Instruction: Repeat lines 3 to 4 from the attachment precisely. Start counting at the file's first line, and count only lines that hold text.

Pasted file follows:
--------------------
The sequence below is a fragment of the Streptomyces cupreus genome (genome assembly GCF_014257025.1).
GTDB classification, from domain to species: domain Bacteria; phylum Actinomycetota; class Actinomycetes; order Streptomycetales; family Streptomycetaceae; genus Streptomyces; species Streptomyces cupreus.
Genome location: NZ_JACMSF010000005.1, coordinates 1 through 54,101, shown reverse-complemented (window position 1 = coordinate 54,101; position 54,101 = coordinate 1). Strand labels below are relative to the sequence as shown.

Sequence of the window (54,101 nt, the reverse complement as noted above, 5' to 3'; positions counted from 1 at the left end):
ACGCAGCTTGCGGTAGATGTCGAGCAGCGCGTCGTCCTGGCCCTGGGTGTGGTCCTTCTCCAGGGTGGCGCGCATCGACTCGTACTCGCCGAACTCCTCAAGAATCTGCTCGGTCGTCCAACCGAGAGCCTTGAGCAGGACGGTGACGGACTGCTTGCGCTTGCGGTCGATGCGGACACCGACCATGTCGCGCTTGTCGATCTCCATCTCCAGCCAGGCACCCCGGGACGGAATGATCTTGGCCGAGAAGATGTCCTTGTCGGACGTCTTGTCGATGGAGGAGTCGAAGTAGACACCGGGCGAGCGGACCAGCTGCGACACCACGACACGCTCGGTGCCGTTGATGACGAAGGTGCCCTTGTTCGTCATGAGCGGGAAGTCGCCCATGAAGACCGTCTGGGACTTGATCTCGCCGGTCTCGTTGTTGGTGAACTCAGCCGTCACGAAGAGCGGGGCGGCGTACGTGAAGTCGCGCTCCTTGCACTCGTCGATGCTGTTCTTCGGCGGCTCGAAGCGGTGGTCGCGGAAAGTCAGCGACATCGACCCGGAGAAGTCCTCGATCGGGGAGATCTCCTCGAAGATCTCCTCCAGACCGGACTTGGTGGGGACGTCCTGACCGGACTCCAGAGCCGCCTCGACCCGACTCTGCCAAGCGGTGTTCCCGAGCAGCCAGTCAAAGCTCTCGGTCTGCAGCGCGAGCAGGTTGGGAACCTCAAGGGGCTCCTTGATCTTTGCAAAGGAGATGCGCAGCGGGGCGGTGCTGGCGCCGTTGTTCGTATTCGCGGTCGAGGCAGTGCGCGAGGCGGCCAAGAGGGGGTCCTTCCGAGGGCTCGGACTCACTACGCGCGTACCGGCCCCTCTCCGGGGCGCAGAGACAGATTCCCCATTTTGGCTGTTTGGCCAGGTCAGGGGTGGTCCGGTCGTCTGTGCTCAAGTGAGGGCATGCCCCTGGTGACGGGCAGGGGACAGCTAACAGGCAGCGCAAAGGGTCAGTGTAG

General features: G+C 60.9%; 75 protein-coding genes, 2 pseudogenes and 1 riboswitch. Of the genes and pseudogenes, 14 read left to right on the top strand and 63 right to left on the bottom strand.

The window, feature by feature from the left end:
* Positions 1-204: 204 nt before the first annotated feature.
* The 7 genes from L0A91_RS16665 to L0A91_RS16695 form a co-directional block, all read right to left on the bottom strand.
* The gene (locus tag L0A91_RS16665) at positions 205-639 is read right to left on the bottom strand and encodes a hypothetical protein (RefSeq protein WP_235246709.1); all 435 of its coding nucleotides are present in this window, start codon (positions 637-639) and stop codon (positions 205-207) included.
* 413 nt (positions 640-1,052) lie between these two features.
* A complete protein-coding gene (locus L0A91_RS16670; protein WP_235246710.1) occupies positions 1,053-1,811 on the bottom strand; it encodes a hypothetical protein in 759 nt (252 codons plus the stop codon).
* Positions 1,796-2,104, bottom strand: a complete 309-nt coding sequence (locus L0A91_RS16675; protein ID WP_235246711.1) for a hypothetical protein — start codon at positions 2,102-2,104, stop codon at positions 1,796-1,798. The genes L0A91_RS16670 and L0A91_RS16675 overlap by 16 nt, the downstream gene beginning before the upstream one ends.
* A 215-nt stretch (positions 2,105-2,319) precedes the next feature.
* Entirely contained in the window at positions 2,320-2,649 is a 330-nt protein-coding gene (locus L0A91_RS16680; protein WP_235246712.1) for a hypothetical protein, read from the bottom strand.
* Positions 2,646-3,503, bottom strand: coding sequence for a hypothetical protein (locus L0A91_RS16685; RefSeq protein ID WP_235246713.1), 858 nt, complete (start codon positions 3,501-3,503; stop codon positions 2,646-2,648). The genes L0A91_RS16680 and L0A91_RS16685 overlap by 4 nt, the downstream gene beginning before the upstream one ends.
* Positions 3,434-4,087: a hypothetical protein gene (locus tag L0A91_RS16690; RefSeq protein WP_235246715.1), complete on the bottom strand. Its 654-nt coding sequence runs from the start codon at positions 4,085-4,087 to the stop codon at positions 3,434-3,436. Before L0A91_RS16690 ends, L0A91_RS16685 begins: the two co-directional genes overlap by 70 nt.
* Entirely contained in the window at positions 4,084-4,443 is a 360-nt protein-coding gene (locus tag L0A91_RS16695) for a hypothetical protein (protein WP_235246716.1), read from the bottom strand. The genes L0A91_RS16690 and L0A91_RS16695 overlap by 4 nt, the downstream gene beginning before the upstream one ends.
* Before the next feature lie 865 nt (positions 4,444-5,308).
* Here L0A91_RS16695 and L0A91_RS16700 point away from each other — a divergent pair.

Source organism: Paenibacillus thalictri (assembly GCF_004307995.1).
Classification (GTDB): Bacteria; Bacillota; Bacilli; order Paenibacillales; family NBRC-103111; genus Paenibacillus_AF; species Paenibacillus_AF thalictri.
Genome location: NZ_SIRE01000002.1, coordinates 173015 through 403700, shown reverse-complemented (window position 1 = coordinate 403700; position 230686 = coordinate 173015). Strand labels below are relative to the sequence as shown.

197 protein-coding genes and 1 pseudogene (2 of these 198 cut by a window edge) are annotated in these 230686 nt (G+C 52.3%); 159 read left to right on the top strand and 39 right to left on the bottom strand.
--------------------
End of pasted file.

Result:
Genome location: NZ_JACMSF010000005.1, coordinates 1 through 54,101, shown reverse-complemented (window position 1 = coordinate 54,101; position 54,101 = coordinate 1). Strand labels below are relative to the sequence as shown.

Sequence of the window (54,101 nt, the reverse complement as noted above, 5' to 3'; positions counted from 1 at the left end):